‘Tis autumn

Fall is my favourite season by about sixty miles. I can see why summer-lovers adore our sunnier months, but to me they just can’t compete with rainbow-coloured forests, Blundstone-friendly temperatures, and hot apple cider.

This is my favourite sweater in the universe. It makes me look like a big burnt marshmallow, but it's delightfully warm and cozy.

This is my favourite sweater in the universe. It makes me look like a big burnt marshmallow, but it’s delightfully warm and cozy.

That weird and instantly recognizable autumn smell — like burning cedar or decaying leaves — was in the air this morning. This afternoon, I walked through a store filled with bright, plastic-wrapped binders and colourful crayons. I just pulled my favourite sweaters out of storage. Those things shouldn’t make me happy, but they just do.

I’ve been thinking about why and I suspect it’s because when I was little, September was the only month I got new shoes. Maman, Alicia and I would go to Naturestep at the Midland Mall and try every pair that might fit our feet. It was wonderful. Should I mentally accord so much importance to something so material? Probably not. But I honoured that tradition today anway and picked up some woolly flats.

New woolly grey shoes.

New woolly grey shoes.

As I sit at the edge of this season of renewal (on my couch, of course), I’m pondering where JF and I have been and where we’re going. Two things make this fall different from falls past.

One: we’re good and settled. I’ll take part in October’s Elmvale Fall Fair all weekend long, like a true local. I’m looking forward to buying mums from Ritchies. I even painted my front door a pretty blue that should go beautifully with pumpkins from Rounds Ranch.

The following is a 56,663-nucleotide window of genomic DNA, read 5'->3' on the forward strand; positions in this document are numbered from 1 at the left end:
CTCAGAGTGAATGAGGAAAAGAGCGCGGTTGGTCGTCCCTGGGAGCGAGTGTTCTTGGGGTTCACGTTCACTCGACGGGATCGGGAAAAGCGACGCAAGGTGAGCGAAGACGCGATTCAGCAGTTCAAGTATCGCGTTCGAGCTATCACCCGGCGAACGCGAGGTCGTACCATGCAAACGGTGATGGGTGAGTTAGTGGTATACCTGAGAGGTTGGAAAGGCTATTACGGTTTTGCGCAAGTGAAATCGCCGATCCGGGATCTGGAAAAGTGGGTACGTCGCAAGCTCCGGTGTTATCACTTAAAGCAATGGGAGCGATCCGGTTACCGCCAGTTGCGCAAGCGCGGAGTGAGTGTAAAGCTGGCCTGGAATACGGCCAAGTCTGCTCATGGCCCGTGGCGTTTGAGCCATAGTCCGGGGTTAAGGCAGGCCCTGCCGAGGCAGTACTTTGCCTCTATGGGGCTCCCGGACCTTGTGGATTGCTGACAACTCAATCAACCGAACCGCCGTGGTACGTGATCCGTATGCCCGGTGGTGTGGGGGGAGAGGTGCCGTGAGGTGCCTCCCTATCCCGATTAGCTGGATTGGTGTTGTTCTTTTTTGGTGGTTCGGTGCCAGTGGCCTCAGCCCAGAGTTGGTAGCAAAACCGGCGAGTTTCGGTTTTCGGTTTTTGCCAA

Pretty blue door, complete with owly door knocker.

Pretty blue door, complete with owly door knocker.

Two: I’m gleefully employed in education. Last Tuesday, Georgian’s halls were filled with lost 18-year-olds in their best togs. There’s a happy sort of buzz on campus that reminds me of that time Anne said to Marilla “isn’t it nice to think that tomorrow is a new day with no mistakes in it yet?”

Autumn means small, every day excitements — my favourite kind. I’ve no doubt I’ll be cursing this season when I’m dragging a rake over my dying lawn. But for now, I’ll just flip through the scarf-filled catalogs they keep stuffing in my mailbox and enjoy it.

 

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Decking the halls

Confession: I am a serious Christmas-lover. When I was little, there was nothing I liked more than decking our halls with plastic greenery and felt snowflakes – sometimes as early as November 1.

Now, as a mature adult, I show a bit more restraint – I usually wait until December 1 to admit to Christmasholism. But with this weekend’s dreamy snow, I’ve cracked early.

A hallway with three red stockings hung on a bannister.

I couldn’t help myself. I had to hang our stockings – the third one is for our fake dog, Nessie.

My name is Mikaela, and I have an embarrassingly large Christmas CD collection and far too many butter-stained, dog-eared spiced cookie recipes.

When JF and I first did a tour of our Elmvale house, I could picture it draped in cedar garland and imagined a fir wreath with a big, red bow on the door. It was July.

So you can imagine how pretty, fluffy snow puts a jingle in my step.

Red victorian house covered in snow

I took this photo of our house at 9 a.m. this morning.

This week, a nice handyman will install Christmas lights all along our roofline. Next weekend I’m going to the Elmvale craft sale, decorating our house from top to bottom, and putting Nat King Cole’s Christmas Song back on my ipod. I might even watch Home Alone.